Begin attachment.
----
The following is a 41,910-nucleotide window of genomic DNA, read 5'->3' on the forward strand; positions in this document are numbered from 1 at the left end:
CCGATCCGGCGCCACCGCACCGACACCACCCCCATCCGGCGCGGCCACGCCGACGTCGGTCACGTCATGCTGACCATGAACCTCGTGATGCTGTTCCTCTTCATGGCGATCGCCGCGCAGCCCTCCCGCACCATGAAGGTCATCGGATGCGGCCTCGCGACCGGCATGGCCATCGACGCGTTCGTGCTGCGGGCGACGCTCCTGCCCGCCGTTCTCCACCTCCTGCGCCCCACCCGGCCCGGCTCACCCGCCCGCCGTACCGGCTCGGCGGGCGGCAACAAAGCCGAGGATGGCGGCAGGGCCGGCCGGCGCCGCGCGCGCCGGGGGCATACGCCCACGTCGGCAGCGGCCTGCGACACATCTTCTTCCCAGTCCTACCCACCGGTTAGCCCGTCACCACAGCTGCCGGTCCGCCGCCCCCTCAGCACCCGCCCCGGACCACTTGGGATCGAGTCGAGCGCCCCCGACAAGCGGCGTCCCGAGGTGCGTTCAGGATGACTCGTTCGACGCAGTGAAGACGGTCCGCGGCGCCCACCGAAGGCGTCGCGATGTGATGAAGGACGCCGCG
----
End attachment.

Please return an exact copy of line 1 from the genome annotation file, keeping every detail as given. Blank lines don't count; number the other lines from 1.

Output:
The following is a 41,910-nucleotide window of genomic DNA, read 5'->3' on the forward strand; positions in this document are numbered from 1 at the left end: